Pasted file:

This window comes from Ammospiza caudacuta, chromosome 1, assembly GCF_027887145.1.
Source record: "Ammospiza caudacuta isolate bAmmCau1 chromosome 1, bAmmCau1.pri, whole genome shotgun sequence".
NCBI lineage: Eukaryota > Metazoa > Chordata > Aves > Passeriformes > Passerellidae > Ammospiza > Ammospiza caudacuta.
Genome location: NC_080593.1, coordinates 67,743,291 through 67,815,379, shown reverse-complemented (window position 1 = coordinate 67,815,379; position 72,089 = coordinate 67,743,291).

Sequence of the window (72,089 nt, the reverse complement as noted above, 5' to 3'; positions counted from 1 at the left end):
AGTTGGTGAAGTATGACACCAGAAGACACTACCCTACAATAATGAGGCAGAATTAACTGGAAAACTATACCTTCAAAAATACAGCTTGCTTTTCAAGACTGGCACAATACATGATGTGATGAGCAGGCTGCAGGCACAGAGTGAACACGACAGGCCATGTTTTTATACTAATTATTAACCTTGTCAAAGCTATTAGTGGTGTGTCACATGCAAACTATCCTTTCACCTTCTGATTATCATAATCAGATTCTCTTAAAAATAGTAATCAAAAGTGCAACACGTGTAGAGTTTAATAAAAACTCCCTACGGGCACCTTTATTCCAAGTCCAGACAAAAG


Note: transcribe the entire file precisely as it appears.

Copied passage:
This window comes from Ammospiza caudacuta, chromosome 1, assembly GCF_027887145.1.
Source record: "Ammospiza caudacuta isolate bAmmCau1 chromosome 1, bAmmCau1.pri, whole genome shotgun sequence".
NCBI lineage: Eukaryota > Metazoa > Chordata > Aves > Passeriformes > Passerellidae > Ammospiza > Ammospiza caudacuta.
Genome location: NC_080593.1, coordinates 67,743,291 through 67,815,379, shown reverse-complemented (window position 1 = coordinate 67,815,379; position 72,089 = coordinate 67,743,291).

Sequence of the window (72,089 nt, the reverse complement as noted above, 5' to 3'; positions counted from 1 at the left end):
AGTTGGTGAAGTATGACACCAGAAGACACTACCCTACAATAATGAGGCAGAATTAACTGGAAAACTATACCTTCAAAAATACAGCTTGCTTTTCAAGACTGGCACAATACATGATGTGATGAGCAGGCTGCAGGCACAGAGTGAACACGACAGGCCATGTTTTTATACTAATTATTAACCTTGTCAAAGCTATTAGTGGTGTGTCACATGCAAACTATCCTTTCACCTTCTGATTATCATAATCAGATTCTCTTAAAAATAGTAATCAAAAGTGCAACACGTGTAGAGTTTAATAAAAACTCCCTACGGGCACCTTTATTCCAAGTCCAGACAAAAG